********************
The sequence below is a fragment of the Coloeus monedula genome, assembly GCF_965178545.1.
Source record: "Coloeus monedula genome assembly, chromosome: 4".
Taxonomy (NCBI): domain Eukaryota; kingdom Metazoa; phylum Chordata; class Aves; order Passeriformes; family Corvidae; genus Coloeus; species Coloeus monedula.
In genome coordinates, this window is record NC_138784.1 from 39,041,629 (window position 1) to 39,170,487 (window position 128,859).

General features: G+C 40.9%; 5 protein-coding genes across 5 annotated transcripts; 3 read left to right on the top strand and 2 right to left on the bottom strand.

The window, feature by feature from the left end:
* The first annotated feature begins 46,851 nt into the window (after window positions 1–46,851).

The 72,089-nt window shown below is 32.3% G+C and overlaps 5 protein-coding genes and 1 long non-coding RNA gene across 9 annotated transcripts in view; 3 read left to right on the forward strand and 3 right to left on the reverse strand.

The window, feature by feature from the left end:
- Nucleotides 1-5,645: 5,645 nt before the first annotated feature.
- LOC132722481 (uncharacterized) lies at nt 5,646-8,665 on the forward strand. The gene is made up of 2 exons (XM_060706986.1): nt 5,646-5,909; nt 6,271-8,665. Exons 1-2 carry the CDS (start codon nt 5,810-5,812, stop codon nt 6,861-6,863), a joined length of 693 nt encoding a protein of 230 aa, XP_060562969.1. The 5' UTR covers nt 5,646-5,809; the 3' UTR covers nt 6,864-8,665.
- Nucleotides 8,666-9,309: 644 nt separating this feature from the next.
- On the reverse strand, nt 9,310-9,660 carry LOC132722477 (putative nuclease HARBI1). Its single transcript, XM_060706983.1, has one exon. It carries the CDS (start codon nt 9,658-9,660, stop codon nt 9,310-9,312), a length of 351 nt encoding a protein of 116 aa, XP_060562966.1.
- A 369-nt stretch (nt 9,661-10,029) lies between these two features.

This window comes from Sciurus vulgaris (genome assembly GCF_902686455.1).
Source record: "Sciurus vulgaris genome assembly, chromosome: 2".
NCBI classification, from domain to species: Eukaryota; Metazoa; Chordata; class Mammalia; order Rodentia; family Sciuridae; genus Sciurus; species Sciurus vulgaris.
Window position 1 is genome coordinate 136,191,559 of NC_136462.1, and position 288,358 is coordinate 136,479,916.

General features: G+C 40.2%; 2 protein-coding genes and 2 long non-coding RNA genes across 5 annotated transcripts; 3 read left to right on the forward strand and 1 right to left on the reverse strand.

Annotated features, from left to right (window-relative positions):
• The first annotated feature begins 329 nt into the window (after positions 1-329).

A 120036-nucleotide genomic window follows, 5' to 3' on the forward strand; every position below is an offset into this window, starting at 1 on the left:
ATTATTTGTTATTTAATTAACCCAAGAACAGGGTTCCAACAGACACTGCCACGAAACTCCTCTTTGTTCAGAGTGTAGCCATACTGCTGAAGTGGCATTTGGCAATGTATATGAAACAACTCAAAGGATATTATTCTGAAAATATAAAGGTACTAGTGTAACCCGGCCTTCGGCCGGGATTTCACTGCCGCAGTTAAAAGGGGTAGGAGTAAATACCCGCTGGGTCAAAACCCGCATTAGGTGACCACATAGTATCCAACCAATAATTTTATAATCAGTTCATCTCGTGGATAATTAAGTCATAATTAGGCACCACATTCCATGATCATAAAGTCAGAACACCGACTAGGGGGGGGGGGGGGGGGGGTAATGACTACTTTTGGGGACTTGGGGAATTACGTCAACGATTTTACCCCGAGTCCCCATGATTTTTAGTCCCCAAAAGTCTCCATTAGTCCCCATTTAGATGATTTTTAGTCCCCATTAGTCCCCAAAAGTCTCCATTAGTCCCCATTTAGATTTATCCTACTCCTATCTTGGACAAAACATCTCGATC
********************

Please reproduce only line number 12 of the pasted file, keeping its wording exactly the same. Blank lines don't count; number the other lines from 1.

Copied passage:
- Nucleotides 8,666-9,309: 644 nt separating this feature from the next.